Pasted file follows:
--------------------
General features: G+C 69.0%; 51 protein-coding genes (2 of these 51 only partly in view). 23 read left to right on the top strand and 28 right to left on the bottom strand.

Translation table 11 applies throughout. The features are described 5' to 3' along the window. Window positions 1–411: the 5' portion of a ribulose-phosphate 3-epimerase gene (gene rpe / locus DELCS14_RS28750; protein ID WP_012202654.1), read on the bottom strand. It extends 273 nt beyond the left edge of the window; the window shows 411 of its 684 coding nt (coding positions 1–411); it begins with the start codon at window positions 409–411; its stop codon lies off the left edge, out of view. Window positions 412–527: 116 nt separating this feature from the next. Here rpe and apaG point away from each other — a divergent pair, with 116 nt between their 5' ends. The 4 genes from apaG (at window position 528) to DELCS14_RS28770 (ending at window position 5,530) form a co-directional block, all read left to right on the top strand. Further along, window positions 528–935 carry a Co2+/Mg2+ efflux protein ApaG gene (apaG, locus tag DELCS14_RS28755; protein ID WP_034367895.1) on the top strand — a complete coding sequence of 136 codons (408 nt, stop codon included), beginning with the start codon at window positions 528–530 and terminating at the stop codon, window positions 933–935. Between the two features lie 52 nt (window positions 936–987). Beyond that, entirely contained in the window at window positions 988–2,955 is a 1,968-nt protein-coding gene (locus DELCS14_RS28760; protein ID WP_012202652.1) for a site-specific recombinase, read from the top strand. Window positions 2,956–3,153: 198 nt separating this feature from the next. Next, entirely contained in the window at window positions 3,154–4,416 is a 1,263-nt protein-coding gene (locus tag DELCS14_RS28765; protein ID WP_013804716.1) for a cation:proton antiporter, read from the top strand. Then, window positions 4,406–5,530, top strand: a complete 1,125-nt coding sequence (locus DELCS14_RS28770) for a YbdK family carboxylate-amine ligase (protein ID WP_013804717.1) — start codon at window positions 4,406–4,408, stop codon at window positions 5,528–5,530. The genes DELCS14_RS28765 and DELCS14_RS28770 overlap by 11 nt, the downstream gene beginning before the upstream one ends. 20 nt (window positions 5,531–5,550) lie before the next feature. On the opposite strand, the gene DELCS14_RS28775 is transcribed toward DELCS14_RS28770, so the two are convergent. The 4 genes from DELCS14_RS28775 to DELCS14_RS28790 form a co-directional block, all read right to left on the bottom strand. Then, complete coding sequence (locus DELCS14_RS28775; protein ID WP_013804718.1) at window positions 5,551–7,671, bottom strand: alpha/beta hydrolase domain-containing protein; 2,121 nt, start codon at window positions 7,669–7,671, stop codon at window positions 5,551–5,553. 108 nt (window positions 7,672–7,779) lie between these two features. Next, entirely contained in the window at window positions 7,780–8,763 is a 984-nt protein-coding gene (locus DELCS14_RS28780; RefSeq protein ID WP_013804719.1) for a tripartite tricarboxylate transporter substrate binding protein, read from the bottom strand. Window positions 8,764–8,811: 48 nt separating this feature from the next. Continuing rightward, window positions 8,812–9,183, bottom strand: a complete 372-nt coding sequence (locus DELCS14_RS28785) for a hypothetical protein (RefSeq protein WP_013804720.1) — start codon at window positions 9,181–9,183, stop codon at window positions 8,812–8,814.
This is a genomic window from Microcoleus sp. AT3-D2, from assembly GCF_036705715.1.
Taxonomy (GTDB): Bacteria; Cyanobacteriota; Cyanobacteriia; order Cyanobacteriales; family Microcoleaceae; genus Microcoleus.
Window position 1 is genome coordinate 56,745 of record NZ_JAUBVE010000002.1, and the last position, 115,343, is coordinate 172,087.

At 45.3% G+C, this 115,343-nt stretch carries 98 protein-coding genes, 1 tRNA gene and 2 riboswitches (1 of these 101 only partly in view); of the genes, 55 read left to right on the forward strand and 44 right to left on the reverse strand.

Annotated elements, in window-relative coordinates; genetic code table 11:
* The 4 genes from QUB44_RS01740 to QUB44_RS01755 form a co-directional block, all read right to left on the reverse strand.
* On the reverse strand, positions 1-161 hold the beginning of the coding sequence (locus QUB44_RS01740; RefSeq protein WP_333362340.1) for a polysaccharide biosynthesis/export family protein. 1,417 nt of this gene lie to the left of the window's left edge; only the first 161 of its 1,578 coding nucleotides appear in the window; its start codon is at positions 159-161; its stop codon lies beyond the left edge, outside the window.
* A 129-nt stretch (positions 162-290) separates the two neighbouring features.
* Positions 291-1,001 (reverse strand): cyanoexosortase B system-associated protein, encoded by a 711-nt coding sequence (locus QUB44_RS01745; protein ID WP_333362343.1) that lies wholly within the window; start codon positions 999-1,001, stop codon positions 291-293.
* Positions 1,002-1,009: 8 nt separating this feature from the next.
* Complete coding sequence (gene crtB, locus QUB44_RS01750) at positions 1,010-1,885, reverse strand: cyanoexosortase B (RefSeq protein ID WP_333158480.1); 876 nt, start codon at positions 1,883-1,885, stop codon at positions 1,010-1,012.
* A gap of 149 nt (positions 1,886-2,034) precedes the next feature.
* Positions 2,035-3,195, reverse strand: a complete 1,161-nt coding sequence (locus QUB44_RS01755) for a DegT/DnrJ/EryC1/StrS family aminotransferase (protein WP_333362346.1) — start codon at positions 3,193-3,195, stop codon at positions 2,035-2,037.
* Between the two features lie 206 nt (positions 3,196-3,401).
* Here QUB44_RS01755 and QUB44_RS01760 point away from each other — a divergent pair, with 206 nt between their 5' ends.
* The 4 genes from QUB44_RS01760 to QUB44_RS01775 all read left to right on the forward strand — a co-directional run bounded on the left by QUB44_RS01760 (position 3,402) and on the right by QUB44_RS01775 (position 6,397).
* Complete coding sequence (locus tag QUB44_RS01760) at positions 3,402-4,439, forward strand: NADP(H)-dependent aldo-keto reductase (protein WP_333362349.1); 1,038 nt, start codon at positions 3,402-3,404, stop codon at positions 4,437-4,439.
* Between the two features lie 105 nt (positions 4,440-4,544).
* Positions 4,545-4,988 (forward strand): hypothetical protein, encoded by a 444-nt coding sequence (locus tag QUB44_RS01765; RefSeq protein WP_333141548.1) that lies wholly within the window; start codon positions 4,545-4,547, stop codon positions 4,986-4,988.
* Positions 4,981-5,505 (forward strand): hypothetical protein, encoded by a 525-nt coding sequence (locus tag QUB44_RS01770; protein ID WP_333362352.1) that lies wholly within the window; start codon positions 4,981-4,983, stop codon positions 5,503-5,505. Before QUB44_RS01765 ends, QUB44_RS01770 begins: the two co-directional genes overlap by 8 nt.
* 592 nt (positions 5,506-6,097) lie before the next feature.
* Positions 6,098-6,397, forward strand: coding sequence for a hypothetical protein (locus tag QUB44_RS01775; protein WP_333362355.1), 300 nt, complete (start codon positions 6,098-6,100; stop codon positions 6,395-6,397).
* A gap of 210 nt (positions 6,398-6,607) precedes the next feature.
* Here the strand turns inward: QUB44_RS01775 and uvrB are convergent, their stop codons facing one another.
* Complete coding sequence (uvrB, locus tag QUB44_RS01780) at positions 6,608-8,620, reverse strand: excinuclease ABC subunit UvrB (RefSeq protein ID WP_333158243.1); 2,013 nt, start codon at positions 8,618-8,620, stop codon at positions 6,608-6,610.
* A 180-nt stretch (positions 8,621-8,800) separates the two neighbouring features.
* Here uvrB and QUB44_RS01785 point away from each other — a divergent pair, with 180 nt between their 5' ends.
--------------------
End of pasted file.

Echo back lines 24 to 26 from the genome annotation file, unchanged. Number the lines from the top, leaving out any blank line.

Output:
* Positions 6,098-6,397, forward strand: coding sequence for a hypothetical protein (locus tag QUB44_RS01775; protein WP_333362355.1), 300 nt, complete (start codon positions 6,098-6,100; stop codon positions 6,395-6,397).
* A gap of 210 nt (positions 6,398-6,607) precedes the next feature.
* Here the strand turns inward: QUB44_RS01775 and uvrB are convergent, their stop codons facing one another.